I also need advice on the APRC Plum Blossom application. I have been living and working in Yilan for the last 5 years (5 years 2 months to be exact). I think I am eligible for normal APRC but would like to get the Plum-Blossom card if it’s possible at all. Problem is, my company’s HR tried to help me on this, but she seems clueless about the process, and the immigration officer at Yilan office also seems not familiar with it.
I have PhD in Photovoltaic (Solar energy) Engineering. Working in quite well-known Taiwanese solar company. I was the CTO of the company (but different title now since we merged with another company last year). I do not have Taiwanese awards nor books unfortunately. But I do have several patents in the field, few from my old work back when I lived in Australia (but patents applied here) and some while I work here. The patents are owned by the company but I am in invetor’s name. Does that count?
But some people still says it may be difficult since it is on the whim of the officer.
What sort of extra documents should I bring to help my case?
Thanks in advanced!

I apply at 2015 and have get the Card last Day. :grinning:

Congratulations ralf1970! It’s fantastic to hear that this worked out!

Guy

With this Rule every Plum Card Owner can get citizenship now. For my thinking.

Here’s a belated update on three recent Plum Blossom Card recipients:

  • An Indian citizen who received his PhD from the Institute of Biomedical Informatics at National Yang-Ming University and is now working at Taipei Medical University as an Assistant Professor;

  • A German citizen and nun who has worked in Hualien for thirty years (hmmm–looks like a likely candidate for citizenship too given the ways the citizenship issue has moved forward); and

  • A French citizen and engineer who helped to design the Taiwan High Speed Rail stations in Miaoli, Changhua, and Yunlin.

Source: http://nspp.mofa.gov.tw/nsppe/print.php?post=114073&unit=381

Dated April 6, 2017, the MOFA release linked above indicates that “more than 100 foreigners” have received Plum Blossom Cards since the first card was issued in 2007.

Among them is a former US officer who retired from the AIT and remains as a resident in Taiwan. The article noting this case was posted in another thread, but I’ll post it here as well to try to consolidate what we know:

Source: http://focustaiwan.tw/news/aipl/201703110013.aspx

The Focus Taiwan piece linked above is less than helpful as it contains some misleading statements, including an odd conclusion that the APRC is “also known as the Plum Blossom Card.” In fact, Plum Blossom Cards are one kind of APRC. If my students wrote nonsense like this, I’d circle it and hand it back.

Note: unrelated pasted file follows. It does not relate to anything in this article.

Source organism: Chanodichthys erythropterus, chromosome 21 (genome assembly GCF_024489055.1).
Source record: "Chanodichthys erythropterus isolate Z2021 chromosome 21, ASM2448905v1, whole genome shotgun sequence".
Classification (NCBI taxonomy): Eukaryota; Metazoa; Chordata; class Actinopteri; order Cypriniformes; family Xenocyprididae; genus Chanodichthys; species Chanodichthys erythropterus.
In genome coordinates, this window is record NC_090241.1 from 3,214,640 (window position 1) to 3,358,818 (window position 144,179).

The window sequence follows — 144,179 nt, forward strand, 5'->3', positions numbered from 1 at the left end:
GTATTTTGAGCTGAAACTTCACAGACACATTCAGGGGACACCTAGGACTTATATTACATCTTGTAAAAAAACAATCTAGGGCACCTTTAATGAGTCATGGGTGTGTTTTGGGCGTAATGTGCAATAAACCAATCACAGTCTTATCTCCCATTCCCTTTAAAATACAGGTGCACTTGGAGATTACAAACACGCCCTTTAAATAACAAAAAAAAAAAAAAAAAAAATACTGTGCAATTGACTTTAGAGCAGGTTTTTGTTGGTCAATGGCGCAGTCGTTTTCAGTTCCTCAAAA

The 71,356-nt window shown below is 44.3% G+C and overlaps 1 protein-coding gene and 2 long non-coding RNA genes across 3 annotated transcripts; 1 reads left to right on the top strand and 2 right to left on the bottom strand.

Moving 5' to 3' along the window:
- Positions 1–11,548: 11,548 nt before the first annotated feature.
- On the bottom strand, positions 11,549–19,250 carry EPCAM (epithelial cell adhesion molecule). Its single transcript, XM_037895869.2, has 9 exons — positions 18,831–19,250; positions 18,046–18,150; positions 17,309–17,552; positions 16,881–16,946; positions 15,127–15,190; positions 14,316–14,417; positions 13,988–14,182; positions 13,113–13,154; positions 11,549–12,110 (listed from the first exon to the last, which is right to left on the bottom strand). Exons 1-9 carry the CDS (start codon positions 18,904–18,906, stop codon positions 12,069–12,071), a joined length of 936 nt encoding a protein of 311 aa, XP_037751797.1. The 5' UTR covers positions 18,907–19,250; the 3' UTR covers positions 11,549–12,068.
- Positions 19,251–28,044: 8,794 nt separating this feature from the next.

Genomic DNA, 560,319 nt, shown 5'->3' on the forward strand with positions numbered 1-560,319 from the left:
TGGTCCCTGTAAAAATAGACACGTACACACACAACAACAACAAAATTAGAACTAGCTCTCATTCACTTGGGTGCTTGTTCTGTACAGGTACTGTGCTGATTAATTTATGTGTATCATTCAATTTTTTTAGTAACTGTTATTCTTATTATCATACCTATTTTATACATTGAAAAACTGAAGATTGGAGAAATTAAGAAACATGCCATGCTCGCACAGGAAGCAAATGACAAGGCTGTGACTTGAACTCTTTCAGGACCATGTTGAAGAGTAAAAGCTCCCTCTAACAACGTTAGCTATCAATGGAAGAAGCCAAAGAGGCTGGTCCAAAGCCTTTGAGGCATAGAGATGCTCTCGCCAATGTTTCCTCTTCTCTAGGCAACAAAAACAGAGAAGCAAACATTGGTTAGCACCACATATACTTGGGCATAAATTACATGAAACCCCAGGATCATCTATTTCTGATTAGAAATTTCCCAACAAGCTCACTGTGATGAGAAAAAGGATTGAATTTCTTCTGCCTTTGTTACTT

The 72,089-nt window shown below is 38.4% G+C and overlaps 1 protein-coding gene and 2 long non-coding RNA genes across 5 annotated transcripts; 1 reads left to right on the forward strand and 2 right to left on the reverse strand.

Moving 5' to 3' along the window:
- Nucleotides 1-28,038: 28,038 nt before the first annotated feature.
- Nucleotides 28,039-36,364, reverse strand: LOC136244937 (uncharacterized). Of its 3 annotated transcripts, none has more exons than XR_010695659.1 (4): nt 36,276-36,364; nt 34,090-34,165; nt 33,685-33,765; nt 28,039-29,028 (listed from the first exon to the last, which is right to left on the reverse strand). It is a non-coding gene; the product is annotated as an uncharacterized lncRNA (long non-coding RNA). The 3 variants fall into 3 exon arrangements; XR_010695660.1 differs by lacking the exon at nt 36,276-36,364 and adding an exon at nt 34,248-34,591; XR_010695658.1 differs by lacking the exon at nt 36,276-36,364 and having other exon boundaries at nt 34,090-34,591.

I hope this update helps.

Guy

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Investment immigrants with one of the following qualifications:

a. Having invested over NT$15 million in a for-profit enterprise in Taiwan, and created five or more job opportunities for ROC nationals for 3 years.

From my reading of this the 5 or more job opportunities would have to be for 3 years, but the full investment NT$15m would only be required by the end of the 3 year period?

Otherwise it should read…

Having invested over NT$15 million in a for-profit enterprise in Taiwan for a period of 3 years, and have created five or more job opportunities for ROC nationals.

Any thoughts?

Well, I did not apply as an “investment immigrant”; nor do I know anyone who has. Perhaps there are forumosans out there who are familiar with this route?

Alternatively, you could simply contact one of the NIA offices (the Taipei City one is especially good, in my experience) to get some clarification.

Guy

An update on Plum Blossom card benefits: apparently there will soon (in October 2018?) be a clear path for such card holders to obtain citizenship. Today’s Taipei Times reports on it here:

Guy

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Like the comment on the fb site said… us mere mortals can’t apply. Only Nobel prize winners or priests please.

Nah, it’s not that stringent. But it is eye-opening that there are (at least according to the Taipei Times article linked above) apparently less than 100 current Plum Blossom card holders (under the so-called “professional” category) currently in Taiwan. Given the number of non-citizens on this island, that’s a drop in the bucket.

Guy

The Taiwan News article (seven posts up) suggests that, among other things, assistant professors and above at Taiwan universities can now apply for ROC citizenship without having to go through the MOE and MOI (as before). Does this apply only to Plum Blossom Card holders, or would it include assistant professors etc. with ordinary APRCs? If so, what is the new procedure? Just pop down to the local household registration, as usual? (But how would they know about our academic rank?)

That´s nationality of ROC… for anyone who does not have the blood of the dragon emperor flowing through their veins.